“Vanish” doesn’t present this story as a crime thriller that hinges on procedural mystery, or an obsession with the mind of its killer. It hinges on a place and its people. But it still ends with revelations that continue what it’s opening sequence does so beautifully: intrigue and bruise in equal measure. The first revelation is violent: the discovery of Natalie Keene’s body. When Camille hears a woman’s wailing in an alleyway off of Main Street, she and a group of town kids each connected with the victims in their own way — including Amma and Natalie’s withdrawn older brother, John — stumble onto the scene. The way Natalie’s body slumps against the building, you’d almost think her asleep if you weren’t looking too closely. But the blood on her lips and discolored limbs tell a more harrowing tale.
The second is less immediately gut-wrenching. When Camille slips into the bath — vodka, of course, in the equation — back at Adora’s home (it feels incorrect to call it her home), we see ghostly scars that riddle her body. Words etched into her skin, including the episode’s title. Some small, others blaring. Camille’s scars aren’t just emotional, they’re physical and inescapable. Seeing Camille unvarnished puts her alcoholism, the relationship to her mother’s perfectionism, and the searching quality of her memories into a different light.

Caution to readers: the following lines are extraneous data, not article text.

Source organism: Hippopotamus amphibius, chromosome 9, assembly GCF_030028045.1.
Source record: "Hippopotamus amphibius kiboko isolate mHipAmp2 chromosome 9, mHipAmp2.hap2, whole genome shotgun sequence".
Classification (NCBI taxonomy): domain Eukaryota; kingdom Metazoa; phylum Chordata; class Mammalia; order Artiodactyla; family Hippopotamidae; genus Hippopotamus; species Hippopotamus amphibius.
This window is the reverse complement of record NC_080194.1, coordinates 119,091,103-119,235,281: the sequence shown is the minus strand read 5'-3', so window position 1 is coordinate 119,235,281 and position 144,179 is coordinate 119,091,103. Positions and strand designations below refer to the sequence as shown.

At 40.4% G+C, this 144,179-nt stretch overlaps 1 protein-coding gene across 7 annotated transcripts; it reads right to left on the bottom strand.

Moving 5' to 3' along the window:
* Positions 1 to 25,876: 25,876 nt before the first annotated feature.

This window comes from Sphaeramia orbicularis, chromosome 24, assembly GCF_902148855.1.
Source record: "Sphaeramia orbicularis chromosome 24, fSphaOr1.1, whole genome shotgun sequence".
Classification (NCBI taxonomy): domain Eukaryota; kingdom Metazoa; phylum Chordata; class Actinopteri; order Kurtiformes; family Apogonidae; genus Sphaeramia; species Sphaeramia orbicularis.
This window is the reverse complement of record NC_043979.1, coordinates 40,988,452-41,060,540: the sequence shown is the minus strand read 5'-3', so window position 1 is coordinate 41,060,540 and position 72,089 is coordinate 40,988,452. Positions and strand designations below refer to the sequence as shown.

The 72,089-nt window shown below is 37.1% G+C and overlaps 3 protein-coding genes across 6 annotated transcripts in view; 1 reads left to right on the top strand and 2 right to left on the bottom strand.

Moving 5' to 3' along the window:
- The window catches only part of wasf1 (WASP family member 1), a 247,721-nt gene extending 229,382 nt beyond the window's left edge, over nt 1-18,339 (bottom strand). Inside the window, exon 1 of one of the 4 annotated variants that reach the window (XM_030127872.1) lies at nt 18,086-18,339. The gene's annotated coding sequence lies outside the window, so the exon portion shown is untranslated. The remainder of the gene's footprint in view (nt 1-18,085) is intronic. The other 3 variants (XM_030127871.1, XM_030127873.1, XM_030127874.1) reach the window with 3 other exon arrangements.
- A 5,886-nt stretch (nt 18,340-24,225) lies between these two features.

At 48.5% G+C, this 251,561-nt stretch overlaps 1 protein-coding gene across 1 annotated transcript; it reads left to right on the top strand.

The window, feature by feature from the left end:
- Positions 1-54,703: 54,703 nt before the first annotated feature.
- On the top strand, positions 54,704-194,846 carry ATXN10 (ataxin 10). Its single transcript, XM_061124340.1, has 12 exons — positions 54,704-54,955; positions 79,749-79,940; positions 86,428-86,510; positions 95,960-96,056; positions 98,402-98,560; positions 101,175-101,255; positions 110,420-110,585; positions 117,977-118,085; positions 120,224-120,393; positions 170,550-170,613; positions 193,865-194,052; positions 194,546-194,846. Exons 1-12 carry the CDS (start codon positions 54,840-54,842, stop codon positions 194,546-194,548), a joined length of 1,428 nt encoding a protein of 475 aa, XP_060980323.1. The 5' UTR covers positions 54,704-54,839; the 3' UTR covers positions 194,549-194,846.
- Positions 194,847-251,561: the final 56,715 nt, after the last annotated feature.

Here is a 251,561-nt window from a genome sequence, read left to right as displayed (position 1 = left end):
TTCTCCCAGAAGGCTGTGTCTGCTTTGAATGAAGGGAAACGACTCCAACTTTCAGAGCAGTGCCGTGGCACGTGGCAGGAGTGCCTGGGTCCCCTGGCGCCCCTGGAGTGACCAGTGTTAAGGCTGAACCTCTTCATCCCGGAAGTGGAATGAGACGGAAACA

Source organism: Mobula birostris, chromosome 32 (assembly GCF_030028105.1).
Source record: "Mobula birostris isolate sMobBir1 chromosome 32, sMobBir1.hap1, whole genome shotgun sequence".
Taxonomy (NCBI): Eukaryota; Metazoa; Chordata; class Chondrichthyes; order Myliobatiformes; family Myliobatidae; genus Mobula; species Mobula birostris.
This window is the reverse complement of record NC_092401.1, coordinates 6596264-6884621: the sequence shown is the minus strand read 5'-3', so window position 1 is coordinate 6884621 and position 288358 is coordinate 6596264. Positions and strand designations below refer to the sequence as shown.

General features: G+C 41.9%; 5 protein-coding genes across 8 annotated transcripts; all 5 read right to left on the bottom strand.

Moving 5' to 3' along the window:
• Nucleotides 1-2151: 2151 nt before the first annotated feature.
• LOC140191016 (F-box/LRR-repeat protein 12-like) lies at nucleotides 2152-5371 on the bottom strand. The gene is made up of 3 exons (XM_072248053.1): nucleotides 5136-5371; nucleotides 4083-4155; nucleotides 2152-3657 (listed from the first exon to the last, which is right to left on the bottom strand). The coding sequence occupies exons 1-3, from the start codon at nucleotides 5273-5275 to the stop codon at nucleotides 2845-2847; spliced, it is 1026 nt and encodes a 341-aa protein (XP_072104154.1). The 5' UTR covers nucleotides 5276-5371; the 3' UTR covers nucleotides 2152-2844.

In her recent memoir on her own alcoholism, The Recovering, Leslie Jamison writes, “To argue that addiction holds a mirror up to more universal hungers isn’t a denial of its physical mechanisms […] or a denial of chemical dependence as a discrete phenomenon with its own physiological reality. It’s simply an acknowledgment that the operative urges of addiction aren’t unrelated to desires that show up in everyone: the urge to court bliss, to dull pain, to find relief.” Camille is clearly filling an emptiness, numbing a hurt, blotting out some gnawing tragedy through alcohol. The way she interacts with Adora and Amma along with the scars that mark her entire body indicates the loss of Marian in her childhood is only one of them.
Wind Gap Gossip
• It’s a fleeting moment, but did Sheriff Vickery touch Natalie’s body after she was found? Doesn’t that contaminate the crime scene, or has all the time I’ve watched Law and Order: SVU taught me nothing?
• At the end of the episode, Amma — with bouncy glee — tells Camille that “now we can be sisters.” It’s meant to be sweet, but it has an undercurrent of menace.
• I’m curious to see how the show’s relationship to music develops through Camille. As we saw in Big Little Lies before this, Jean-Marc Vallée has a very particular approach to creating a soundtrack.